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Be Tax Savvy! Allowable Tax Deductions for Interest

By Tanya Roth, Esq. on March 25, 2010 | Last updated on March 21, 2019

In discussing allowable tax deductions, many people want to know exactly when they can -- and can't -- deduct interest expenses.

Although you can deduct interest in many cases, there are times when interest expenses clearly do not fall within the allowable tax deductions. When allowable, however, interest expense deductions can be a great way of reducing your income tax amount. 

So, what are allowable interest deductions available to the individual taxpayer, under federal income tax law?

The general rule is this:

Non-personal interest that was paid or accrued in the tax year may be deductible.

  • Student Loan Interest may be deductible on qualified student loans if you paid the interest in the tax year and are not "married filing separately." Your modified AGI must be less than $70,000 and under $145,000 if filing jointly.
  • Home mortgage interest can be deductible, if it is interest on a loan that was used to acquire, construct or substantially improve a home that serves as a principal residence.  There are limits and restrictions on deducting home mortgage interest and we'll address them in a later post.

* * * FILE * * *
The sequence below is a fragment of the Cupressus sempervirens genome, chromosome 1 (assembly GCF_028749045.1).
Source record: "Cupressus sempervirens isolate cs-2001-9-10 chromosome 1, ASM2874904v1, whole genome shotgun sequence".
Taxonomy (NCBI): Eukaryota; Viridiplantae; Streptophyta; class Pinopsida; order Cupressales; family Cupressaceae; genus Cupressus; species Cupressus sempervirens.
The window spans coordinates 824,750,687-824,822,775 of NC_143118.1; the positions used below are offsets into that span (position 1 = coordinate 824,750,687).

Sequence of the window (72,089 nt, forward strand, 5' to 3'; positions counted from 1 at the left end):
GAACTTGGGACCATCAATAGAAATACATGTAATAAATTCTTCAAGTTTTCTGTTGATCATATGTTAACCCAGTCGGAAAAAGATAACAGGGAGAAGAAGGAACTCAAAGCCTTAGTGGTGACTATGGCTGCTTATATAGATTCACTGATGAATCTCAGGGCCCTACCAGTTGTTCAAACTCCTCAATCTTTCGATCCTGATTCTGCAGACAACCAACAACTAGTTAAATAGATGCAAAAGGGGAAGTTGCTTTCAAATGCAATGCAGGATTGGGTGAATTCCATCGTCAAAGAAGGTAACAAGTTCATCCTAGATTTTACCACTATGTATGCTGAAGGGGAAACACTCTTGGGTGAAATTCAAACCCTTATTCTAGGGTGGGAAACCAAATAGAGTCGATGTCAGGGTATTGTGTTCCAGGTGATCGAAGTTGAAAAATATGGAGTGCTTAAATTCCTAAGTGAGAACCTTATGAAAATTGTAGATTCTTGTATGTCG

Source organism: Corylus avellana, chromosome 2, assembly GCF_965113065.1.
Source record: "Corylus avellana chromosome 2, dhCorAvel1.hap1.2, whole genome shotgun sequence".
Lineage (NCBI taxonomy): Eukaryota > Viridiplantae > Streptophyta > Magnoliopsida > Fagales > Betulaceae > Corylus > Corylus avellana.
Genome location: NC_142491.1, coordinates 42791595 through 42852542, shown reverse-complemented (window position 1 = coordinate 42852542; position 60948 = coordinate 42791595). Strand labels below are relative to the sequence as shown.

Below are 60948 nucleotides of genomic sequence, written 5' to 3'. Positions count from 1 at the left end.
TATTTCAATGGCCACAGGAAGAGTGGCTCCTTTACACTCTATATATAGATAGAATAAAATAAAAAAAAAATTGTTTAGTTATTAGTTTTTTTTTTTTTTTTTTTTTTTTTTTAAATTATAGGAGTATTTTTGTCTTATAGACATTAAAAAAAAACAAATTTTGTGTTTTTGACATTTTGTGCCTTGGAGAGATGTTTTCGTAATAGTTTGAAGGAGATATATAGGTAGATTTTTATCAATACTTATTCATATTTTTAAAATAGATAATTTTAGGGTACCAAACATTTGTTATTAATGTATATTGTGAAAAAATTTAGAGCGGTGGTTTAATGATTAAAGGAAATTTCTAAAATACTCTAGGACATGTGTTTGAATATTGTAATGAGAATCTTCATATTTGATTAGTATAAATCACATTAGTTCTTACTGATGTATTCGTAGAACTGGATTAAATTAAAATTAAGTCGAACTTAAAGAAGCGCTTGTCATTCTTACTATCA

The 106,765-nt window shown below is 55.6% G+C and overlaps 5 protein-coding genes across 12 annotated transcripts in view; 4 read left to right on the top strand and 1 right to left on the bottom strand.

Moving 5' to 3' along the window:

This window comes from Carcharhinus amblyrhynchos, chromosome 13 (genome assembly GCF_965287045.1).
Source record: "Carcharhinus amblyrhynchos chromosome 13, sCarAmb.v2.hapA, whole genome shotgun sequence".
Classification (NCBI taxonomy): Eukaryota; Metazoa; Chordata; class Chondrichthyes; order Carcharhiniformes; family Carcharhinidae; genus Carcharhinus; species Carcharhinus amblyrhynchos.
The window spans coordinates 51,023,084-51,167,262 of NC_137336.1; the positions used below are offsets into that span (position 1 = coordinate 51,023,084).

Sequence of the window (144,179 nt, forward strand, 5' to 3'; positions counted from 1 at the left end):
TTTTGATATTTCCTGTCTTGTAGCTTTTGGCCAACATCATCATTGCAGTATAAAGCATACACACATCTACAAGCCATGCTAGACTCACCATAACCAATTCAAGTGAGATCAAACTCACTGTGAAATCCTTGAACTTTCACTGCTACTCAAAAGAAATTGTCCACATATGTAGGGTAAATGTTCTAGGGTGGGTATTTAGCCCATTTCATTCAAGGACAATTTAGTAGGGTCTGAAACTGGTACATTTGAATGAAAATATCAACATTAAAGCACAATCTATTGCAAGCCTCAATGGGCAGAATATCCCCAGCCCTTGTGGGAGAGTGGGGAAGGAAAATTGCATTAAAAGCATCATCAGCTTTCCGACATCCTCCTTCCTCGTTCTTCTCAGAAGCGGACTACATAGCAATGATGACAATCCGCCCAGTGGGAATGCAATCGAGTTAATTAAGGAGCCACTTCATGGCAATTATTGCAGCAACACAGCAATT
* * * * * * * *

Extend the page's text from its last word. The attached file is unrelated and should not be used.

• Investment interest is generally deductible but is limited to the net investment income of the taxpayer for the year. The good news on the limit is that you can carry the deduction forward, if you exceed your limit for the tax year.  

Under the federal income tax law, certain types of interest are not deductible. Generally, personal interest is not deductible. What constitutes "personal interest"?

  • Interest in personal credit cards
  • Car loan interest, if the car was not for business use
  • Interest on loans used for personal purposes, if the loan was not secured by a personal residence.

Keep in mind that this post only refers to deductions available to individuals. Interest may sometimes be deducted as a business expense, too, if it arises in connection with a trade or business. But there are separate and often complex rules that govern the federal income tax law relating to business expense deductions

Other posts in the Tax Savvy series:

  1. What Is Gross Income, Anyway?
  2. Do Gifts = Income?
  3. Deduct Daycare Expenses 
  4. The Education Tax Deductions 
  5. Medical Expense Deduction
  6. So, You Married a Tax Cheat?
  7. Bad Debts or Gifts?

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